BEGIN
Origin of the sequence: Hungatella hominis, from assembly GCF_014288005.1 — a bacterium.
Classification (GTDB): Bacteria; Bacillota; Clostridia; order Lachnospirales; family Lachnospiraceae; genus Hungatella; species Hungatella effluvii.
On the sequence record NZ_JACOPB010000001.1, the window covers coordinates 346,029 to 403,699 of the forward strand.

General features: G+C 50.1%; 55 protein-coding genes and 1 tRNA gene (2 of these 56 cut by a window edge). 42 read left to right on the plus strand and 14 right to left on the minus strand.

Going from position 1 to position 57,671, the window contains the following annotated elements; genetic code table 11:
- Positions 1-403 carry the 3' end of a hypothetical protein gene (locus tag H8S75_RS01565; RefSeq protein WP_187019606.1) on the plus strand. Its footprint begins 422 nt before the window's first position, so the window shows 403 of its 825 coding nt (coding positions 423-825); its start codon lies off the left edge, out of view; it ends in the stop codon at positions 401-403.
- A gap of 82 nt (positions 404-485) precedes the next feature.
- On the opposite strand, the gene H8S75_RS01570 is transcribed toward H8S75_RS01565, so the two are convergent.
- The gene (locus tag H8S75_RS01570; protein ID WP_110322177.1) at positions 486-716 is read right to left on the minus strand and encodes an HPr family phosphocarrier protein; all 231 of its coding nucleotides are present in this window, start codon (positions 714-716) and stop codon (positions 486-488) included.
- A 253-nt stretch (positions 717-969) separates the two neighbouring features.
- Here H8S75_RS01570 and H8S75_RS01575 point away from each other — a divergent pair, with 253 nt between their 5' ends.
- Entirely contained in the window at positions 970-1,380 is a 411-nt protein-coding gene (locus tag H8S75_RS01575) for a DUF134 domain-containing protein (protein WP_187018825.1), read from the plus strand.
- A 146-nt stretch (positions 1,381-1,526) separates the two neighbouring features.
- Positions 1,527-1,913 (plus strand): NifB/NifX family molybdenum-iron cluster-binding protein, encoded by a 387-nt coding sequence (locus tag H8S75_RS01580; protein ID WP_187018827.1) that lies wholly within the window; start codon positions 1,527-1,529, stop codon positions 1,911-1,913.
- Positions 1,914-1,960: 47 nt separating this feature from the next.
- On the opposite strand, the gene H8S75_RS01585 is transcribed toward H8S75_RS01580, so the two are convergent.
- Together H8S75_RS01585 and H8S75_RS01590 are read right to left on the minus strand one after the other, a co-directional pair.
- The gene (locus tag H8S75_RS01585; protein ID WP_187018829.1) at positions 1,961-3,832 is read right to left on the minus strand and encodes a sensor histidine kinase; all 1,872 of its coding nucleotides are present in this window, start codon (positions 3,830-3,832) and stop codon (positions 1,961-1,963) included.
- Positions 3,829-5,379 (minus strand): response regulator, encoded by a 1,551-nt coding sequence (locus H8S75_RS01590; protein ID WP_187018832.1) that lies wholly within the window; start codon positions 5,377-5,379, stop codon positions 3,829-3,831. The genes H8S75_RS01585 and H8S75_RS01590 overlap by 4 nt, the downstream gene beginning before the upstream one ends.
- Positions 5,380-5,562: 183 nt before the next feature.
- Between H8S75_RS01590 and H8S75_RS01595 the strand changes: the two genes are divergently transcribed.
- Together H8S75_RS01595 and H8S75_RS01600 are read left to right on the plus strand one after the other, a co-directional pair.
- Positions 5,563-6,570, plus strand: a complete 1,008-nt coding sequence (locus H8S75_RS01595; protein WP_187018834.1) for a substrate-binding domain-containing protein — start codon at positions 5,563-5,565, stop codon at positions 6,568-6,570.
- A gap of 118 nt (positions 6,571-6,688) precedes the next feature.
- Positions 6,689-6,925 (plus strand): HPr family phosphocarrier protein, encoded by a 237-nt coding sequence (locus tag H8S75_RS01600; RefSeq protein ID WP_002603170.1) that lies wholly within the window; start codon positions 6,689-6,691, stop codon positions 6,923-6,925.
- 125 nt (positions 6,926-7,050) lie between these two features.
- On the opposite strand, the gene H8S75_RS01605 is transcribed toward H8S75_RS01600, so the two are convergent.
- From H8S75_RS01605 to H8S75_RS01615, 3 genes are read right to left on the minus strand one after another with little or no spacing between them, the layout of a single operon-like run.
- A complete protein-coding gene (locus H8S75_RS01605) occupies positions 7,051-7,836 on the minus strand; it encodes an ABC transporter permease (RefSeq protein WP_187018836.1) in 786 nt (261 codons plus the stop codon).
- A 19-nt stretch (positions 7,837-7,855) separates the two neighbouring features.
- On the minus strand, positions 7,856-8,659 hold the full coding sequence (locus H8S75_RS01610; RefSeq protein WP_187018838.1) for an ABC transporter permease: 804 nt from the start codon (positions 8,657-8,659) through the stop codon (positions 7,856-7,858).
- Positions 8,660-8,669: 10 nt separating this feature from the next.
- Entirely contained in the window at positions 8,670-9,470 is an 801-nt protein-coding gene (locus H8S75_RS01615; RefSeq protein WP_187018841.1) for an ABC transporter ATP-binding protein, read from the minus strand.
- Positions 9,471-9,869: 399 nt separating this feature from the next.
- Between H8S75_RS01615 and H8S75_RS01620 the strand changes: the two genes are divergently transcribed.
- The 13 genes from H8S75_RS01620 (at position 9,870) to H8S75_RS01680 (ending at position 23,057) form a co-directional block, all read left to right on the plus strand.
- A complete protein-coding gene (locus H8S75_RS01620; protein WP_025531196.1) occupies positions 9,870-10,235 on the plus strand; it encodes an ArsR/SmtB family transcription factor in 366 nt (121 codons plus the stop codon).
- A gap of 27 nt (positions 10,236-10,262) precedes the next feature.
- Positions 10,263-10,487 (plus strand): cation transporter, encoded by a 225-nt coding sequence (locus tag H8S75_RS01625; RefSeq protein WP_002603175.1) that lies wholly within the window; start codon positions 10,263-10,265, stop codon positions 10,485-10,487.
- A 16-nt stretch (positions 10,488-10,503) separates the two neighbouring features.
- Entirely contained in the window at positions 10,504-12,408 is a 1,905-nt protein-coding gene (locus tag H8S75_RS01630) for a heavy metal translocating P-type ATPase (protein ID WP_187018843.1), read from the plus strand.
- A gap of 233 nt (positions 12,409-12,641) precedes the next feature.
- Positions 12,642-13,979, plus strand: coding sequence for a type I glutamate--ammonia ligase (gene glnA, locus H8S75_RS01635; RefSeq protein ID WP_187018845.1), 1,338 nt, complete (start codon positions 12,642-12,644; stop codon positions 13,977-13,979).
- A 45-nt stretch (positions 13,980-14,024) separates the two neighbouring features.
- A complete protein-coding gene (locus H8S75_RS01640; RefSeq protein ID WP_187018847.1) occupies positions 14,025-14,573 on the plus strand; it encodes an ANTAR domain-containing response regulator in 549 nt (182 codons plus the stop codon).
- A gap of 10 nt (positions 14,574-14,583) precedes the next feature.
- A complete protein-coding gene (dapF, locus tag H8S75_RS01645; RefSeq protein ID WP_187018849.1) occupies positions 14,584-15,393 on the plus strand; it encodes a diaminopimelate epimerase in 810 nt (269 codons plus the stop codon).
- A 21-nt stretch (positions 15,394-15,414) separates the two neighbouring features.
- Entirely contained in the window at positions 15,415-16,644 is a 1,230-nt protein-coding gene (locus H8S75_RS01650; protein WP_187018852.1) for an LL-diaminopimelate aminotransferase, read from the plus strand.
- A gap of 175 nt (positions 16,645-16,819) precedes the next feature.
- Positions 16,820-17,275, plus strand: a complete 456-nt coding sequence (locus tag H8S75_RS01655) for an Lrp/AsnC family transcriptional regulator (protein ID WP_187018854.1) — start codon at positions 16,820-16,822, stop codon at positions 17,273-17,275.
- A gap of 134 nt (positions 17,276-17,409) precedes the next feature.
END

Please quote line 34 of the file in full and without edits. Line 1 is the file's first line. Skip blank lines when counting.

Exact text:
- Positions 9,471-9,869: 399 nt separating this feature from the next.